With the RTM version of Windows 8 now available for certain users, more and more Windows 8 specific apps have been showing up in the Windows Store. Many of those apps will be designed to play back audio files.
In a new post on the official Windows 8 app developer blog, Microsoft offers up some new information on the media playback features that can be used for Windows 8 apps. The blog post centers on discussing the new Playback Manager and Media Transport Controls (shown above).
The MTC UI (as it is affectionately known in the halls of the Media Platform team) allows a user to play/pause audio whether it is in the foreground or the background, even if the app has been suspended in the background. This UI is invoked when a user presses the volume buttons on a keyboard or slate. It shows up everywhere: the new immersive environment, desktop, and even in the lock screen. It is a great addition to Windows 8 and your apps can (and should) make use of it where appropriate.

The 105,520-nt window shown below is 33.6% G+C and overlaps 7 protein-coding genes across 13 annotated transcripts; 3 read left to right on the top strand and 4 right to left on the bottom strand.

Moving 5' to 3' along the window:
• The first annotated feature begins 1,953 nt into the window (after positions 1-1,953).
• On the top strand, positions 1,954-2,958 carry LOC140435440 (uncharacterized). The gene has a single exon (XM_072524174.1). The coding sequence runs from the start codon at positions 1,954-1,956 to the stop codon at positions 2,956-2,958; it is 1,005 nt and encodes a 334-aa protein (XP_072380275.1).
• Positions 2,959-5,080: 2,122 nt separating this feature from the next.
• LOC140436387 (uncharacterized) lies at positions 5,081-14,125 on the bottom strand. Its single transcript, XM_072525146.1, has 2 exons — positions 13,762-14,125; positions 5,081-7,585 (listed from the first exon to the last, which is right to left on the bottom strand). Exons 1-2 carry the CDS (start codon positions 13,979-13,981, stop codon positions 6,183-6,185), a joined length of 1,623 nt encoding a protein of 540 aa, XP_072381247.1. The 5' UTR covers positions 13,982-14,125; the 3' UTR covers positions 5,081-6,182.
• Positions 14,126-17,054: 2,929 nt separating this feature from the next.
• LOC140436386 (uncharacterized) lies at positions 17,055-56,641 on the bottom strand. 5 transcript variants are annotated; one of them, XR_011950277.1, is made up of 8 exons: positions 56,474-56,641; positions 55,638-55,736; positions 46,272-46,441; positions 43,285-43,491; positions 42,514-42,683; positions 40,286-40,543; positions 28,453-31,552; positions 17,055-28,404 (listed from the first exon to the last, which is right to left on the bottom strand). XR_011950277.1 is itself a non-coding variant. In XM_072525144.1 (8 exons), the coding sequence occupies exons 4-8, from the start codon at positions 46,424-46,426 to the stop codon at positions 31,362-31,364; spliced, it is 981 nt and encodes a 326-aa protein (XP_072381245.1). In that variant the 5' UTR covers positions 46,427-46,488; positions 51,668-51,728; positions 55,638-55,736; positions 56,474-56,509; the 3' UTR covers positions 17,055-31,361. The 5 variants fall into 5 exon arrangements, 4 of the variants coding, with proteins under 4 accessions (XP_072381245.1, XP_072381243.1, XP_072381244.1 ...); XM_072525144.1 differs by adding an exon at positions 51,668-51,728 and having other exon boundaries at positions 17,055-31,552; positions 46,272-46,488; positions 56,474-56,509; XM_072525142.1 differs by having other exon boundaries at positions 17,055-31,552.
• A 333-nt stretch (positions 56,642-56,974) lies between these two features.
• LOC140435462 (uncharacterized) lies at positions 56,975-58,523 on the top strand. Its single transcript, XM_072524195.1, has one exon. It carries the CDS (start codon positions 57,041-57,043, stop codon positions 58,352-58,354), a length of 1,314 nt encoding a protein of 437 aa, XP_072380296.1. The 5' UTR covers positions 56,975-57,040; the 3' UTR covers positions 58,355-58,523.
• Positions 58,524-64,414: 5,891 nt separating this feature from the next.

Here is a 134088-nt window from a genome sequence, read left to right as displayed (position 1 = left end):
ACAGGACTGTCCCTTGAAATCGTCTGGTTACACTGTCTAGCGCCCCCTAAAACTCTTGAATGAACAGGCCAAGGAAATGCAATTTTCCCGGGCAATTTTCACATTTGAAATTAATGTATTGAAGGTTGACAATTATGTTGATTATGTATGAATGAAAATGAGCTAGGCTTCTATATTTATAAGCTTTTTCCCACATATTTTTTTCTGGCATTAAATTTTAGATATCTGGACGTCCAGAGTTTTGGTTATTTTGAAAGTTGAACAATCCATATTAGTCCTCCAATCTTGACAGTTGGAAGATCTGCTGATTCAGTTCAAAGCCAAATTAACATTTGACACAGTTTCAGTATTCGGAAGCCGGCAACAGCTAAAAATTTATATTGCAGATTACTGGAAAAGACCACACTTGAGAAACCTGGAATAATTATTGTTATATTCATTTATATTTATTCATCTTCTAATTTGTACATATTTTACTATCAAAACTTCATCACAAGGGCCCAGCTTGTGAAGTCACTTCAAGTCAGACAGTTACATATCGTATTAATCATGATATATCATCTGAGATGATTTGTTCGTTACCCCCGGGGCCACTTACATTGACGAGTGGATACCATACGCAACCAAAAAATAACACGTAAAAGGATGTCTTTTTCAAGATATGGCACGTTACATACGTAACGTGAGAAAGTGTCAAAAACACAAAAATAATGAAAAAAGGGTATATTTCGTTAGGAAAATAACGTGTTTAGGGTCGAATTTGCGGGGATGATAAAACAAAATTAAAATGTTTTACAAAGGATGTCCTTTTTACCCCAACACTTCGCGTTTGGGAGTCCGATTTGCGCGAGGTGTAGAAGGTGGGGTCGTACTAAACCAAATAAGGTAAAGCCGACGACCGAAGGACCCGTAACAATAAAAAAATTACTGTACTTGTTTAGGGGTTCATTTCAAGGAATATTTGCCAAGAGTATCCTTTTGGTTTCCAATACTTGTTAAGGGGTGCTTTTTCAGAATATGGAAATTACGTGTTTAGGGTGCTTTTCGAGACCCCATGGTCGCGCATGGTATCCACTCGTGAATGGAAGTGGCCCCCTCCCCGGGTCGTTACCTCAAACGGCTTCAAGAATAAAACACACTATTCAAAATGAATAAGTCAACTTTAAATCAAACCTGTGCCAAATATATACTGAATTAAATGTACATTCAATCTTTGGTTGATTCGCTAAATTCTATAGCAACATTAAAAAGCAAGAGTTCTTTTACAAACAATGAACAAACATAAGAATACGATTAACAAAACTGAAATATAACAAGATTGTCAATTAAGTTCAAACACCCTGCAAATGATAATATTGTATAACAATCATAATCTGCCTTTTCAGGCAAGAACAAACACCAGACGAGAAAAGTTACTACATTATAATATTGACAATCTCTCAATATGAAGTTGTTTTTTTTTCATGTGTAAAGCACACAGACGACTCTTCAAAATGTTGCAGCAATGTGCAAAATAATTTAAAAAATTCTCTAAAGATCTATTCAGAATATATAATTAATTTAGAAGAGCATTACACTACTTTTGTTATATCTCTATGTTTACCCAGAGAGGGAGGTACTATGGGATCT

The new Playback Manager is also Microsoft's attempt to give users a way to avoid having more than one audio file playing at once. The blog states:
For example, if a background capable app is playing music and is moved to the background, and then the user opens a new app in the foreground to play music, Playback Manager mutes the audio in the background app. This allows for a more fluid and intuitive user experience. Users hear what they want to hear, not what they don’t.
The post includes some sample code so that Windows 8 app creators can use the new audio features in their apps. It also talks about how streaming audio apps will work in the OS. Microsoft says that developers of such apps will have to do some extra programming in order to have them work even in the low powered "connected standby" mode of Windows 8.
Source: Windows 8 app developer blog | Image via Microsoft